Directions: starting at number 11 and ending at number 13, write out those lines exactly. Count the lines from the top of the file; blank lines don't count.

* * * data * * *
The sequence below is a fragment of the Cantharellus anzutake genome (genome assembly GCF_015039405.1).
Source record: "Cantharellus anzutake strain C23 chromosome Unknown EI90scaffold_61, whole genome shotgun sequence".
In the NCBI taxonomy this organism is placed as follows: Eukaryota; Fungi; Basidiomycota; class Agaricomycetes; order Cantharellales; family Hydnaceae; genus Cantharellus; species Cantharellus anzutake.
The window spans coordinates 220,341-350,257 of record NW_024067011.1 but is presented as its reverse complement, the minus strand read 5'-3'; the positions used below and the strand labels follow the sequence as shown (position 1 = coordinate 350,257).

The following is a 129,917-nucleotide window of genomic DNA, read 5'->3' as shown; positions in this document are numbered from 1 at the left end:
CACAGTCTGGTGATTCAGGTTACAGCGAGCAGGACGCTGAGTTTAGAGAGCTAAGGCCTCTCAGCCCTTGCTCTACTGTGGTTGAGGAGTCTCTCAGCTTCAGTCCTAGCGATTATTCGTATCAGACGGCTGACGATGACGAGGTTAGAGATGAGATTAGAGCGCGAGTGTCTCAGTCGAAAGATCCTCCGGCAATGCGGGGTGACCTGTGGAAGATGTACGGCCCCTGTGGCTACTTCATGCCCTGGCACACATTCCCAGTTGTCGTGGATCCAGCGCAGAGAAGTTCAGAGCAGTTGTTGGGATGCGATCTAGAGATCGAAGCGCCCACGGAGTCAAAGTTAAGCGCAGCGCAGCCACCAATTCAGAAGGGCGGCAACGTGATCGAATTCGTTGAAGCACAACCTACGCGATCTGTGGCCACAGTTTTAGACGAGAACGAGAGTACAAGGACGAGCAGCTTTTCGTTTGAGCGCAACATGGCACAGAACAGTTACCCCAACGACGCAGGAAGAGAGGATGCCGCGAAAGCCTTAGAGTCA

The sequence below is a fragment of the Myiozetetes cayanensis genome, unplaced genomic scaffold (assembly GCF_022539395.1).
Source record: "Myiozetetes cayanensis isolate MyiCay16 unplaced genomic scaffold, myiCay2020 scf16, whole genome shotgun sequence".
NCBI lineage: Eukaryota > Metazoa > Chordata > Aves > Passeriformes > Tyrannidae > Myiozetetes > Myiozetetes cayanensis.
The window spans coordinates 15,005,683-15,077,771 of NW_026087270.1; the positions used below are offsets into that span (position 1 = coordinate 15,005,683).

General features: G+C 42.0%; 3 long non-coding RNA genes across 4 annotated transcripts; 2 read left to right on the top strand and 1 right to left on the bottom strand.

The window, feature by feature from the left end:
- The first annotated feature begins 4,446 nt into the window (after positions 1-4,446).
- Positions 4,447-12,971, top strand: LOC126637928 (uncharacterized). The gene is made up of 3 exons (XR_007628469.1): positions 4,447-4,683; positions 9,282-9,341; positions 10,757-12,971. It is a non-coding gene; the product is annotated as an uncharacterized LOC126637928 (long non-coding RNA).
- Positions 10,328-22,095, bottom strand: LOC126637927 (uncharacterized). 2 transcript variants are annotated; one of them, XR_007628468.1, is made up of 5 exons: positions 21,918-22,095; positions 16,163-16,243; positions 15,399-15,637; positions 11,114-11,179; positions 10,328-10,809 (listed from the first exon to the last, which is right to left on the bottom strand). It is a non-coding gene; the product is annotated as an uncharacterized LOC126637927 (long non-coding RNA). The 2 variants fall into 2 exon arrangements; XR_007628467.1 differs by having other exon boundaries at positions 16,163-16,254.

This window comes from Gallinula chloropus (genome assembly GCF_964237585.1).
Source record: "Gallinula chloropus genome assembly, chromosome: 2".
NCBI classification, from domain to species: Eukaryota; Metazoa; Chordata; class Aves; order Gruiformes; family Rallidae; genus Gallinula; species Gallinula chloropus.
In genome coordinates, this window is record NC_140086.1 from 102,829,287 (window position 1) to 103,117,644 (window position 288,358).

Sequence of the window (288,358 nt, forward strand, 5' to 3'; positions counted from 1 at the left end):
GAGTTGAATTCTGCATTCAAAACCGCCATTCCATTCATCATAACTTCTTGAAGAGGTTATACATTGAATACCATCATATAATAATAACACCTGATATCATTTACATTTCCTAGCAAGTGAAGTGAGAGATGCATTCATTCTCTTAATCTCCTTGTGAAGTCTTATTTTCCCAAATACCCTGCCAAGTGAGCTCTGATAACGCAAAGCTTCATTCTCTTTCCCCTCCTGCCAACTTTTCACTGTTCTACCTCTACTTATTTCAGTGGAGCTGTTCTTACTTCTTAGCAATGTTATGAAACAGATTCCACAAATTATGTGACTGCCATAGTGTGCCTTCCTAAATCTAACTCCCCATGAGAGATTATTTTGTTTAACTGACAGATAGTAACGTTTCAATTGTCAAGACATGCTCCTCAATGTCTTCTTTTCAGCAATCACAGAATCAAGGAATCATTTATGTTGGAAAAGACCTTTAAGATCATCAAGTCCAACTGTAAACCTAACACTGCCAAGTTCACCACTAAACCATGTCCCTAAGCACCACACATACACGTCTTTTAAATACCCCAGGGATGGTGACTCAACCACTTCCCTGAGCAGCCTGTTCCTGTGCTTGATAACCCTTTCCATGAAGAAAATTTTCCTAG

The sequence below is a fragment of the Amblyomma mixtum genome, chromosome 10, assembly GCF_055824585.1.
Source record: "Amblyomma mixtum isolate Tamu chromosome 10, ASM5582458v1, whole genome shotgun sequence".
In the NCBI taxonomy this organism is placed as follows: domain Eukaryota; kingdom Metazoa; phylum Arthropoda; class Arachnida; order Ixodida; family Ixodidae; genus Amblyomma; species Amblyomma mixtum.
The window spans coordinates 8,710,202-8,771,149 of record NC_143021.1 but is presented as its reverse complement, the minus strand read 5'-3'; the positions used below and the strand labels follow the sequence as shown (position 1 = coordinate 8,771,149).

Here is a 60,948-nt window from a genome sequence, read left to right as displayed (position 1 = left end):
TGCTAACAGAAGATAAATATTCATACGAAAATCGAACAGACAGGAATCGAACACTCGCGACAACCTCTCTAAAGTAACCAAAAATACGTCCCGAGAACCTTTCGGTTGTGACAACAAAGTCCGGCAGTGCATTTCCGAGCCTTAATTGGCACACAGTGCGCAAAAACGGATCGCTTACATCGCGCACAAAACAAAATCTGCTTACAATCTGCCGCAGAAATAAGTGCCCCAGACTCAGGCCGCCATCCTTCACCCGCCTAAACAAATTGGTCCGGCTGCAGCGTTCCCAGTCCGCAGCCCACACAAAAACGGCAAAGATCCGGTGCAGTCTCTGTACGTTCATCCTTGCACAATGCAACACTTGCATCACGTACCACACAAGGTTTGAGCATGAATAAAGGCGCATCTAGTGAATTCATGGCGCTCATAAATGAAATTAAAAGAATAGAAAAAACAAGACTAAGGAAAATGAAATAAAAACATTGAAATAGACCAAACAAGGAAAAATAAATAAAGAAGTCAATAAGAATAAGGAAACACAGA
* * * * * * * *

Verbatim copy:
General features: G+C 42.0%; 3 long non-coding RNA genes across 4 annotated transcripts; 2 read left to right on the top strand and 1 right to left on the bottom strand.

The window, feature by feature from the left end:
- The first annotated feature begins 4,446 nt into the window (after positions 1-4,446).